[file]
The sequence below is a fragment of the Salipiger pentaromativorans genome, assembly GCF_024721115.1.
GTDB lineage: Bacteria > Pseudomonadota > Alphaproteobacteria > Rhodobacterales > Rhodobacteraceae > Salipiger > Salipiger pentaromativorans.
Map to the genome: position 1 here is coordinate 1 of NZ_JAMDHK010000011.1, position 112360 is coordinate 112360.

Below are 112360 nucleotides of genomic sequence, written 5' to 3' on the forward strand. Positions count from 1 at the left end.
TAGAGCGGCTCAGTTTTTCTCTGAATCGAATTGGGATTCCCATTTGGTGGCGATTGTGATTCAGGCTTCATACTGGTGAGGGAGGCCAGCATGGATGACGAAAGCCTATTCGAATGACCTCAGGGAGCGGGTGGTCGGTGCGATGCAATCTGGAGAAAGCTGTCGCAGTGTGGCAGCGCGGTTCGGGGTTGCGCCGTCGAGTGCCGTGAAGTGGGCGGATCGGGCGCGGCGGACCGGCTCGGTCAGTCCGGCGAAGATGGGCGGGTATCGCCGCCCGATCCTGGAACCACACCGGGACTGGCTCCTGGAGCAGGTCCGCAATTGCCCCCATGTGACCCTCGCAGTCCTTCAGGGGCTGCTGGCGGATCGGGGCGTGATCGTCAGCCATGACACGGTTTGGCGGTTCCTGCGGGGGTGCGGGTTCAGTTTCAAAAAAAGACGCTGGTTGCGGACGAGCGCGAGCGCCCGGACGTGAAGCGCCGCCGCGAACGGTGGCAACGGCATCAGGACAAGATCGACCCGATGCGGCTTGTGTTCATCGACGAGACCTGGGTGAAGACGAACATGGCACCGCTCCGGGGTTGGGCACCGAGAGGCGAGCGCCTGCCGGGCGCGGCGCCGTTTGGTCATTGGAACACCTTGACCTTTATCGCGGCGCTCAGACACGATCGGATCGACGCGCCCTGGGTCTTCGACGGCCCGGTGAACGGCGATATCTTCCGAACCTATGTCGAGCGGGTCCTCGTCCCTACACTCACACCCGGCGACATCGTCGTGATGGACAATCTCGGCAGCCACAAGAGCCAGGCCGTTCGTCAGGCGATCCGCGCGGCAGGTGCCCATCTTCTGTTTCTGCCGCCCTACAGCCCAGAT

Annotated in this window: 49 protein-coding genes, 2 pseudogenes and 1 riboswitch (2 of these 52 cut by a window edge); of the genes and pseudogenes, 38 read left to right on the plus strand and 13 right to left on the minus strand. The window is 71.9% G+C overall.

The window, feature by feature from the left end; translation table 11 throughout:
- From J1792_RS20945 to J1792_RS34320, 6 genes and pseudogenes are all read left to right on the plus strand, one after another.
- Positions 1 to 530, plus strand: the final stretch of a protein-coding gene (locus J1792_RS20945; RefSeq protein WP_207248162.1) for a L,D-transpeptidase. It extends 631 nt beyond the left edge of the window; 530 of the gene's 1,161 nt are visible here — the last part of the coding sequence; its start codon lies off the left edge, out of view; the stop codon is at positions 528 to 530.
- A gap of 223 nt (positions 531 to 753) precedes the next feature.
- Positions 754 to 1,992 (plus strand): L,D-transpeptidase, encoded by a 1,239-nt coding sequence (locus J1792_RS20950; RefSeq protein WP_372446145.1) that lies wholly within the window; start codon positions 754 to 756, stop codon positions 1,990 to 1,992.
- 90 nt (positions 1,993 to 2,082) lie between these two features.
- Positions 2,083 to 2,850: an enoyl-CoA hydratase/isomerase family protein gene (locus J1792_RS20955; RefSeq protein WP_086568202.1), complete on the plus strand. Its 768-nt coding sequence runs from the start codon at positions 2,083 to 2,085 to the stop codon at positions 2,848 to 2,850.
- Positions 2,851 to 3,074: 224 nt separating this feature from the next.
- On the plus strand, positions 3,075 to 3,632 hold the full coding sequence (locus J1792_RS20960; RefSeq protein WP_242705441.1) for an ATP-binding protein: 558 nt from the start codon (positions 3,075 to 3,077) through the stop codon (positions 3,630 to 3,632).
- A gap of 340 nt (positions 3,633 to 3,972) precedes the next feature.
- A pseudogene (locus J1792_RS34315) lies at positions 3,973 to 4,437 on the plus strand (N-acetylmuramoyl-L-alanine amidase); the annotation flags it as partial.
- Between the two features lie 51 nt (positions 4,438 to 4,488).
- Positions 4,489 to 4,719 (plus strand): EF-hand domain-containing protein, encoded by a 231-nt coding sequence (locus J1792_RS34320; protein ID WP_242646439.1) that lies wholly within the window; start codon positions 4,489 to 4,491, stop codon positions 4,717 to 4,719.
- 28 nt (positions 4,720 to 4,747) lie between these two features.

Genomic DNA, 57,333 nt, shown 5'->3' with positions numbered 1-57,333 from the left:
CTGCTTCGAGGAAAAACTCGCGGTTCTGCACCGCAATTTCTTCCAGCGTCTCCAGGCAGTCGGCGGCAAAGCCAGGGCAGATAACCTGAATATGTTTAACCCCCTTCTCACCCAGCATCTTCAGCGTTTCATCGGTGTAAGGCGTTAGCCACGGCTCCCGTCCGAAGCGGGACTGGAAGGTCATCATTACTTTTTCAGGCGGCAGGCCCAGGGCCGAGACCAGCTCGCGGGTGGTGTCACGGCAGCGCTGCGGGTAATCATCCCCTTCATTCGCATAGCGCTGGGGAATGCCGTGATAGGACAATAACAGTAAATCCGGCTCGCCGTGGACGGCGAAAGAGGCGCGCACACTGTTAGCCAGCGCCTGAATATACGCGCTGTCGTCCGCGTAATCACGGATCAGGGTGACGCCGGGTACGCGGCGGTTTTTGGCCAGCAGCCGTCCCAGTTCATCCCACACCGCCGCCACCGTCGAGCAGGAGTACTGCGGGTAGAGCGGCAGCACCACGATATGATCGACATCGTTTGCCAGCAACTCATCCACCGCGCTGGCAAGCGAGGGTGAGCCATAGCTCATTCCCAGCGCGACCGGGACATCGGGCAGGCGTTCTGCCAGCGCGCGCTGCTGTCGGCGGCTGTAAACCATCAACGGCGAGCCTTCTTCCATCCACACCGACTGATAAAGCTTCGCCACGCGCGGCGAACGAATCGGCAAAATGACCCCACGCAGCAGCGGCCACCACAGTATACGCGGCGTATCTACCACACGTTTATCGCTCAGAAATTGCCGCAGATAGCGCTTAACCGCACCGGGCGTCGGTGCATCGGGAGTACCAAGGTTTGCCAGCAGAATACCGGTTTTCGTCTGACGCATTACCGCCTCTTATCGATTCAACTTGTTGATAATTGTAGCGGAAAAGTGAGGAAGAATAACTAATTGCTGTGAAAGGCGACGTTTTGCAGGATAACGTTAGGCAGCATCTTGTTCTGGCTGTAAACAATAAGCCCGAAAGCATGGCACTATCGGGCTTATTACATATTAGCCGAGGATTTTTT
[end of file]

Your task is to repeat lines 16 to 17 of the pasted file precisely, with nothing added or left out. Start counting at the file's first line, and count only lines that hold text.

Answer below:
- A gap of 340 nt (positions 3,633 to 3,972) precedes the next feature.
- A pseudogene (locus J1792_RS34315) lies at positions 3,973 to 4,437 on the plus strand (N-acetylmuramoyl-L-alanine amidase); the annotation flags it as partial.